CALGARY, June 19, 2012 /CNW/ - A number of recent studies have identified a slew of health implications associated with excess sodium intake. These sorts of health problems put a drain on the health system and government balance sheets.
In a report released today by The School of Public Policy, author Lindsay McLaren proposes sodium reduction strategies that represent viable policy options for Canada.
McLaren advocates a "population-level intervention strategy" wherein efforts are taken to decrease sodium intake across the population as a whole. The author draws off of the Canadian experience with dietary sodium and international examples like Finland and the U.K. to propose a series of action points for federal and provincial governments. Her recommendations include:
- Take a strong stand on sodium reduction federally, by setting reduction targets for the food industry, committing industry to meet the targets, and closely monitoring progress towards targets
- Mandate national warning labels for high-sodium products
- Implement food procurement policies within contained food service environments, such as schools, child care settings and recreation facilities, that target sodium reduction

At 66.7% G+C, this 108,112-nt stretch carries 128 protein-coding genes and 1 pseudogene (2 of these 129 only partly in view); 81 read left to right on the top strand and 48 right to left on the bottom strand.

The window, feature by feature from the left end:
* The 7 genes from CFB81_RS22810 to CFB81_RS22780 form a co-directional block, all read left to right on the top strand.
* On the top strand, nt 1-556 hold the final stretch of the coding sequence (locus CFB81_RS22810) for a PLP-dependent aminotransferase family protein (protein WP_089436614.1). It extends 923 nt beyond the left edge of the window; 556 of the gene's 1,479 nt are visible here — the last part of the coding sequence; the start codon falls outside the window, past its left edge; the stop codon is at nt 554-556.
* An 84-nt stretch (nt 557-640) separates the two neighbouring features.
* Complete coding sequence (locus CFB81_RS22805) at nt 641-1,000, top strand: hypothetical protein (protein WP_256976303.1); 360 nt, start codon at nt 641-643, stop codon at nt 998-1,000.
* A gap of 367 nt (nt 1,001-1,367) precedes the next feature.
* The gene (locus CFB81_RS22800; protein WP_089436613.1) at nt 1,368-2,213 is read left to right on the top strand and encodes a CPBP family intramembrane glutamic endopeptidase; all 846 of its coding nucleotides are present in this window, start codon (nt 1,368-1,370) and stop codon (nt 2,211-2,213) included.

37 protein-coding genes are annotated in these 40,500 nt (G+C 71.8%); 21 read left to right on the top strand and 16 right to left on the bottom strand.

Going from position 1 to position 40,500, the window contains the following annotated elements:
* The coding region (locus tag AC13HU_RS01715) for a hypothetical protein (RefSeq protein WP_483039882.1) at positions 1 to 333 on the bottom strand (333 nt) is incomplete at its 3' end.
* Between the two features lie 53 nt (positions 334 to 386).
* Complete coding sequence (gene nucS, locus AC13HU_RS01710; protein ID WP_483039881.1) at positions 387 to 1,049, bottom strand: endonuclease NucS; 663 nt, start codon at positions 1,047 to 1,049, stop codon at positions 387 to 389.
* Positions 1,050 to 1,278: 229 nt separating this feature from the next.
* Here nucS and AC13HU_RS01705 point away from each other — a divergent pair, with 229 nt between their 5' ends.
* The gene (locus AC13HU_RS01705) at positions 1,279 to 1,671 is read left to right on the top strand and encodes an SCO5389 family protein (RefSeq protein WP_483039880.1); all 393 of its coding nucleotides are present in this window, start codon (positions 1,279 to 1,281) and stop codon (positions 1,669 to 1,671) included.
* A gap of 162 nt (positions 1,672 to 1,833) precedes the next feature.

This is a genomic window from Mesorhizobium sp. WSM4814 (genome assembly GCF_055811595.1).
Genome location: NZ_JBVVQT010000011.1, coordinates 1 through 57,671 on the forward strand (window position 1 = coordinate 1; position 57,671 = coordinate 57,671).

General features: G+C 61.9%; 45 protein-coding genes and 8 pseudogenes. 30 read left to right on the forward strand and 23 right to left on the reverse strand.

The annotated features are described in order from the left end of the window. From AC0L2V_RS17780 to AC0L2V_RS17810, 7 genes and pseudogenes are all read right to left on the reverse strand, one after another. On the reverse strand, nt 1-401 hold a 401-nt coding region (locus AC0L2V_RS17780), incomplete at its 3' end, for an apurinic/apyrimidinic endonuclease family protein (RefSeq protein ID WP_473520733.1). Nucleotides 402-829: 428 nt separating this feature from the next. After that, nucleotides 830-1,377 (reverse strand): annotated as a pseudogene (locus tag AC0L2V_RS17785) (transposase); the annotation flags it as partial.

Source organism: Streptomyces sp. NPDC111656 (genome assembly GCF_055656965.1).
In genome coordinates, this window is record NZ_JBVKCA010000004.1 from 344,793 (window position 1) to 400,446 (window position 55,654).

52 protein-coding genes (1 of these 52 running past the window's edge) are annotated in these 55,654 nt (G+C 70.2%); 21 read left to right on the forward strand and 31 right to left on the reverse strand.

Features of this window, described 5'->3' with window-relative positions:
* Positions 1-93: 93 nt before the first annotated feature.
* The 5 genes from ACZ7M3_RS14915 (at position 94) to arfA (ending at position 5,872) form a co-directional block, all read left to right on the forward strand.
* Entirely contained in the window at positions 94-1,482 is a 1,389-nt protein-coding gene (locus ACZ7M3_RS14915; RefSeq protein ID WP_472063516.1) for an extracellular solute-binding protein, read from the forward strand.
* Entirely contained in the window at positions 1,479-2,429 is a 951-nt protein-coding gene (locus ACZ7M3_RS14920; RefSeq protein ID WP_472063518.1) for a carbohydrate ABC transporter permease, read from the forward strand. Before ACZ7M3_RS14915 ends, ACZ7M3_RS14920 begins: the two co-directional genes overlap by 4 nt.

- Restrict food marketing to children
- Create a dietary monitoring system that would allow for an accurate assessment of sodium intake amongst the population
- Refine the Canadian Nutrient File to enable a more nuanced analysis of population sodium consumption
- Amend the Food and Drug Regulations to ensure that the serving sizes used in the Nutrition Facts Table are as uniform as possible to facilitate comparison of sodium levels in similar foods, and that they align with serving sizes assumed by Canada's Food Guide
Referencing previous research that quantifies the health costs that would be saved through a population-level approach, McLaren argues that "population-level intervention is superior to clinical intervention in terms of cost-effectiveness, returning up to $11.10 for every dollar spent and generating tens of billions in direct health-care savings."
The report can be found online at www.policyschool.ucalgary.ca/publications.
For further information:
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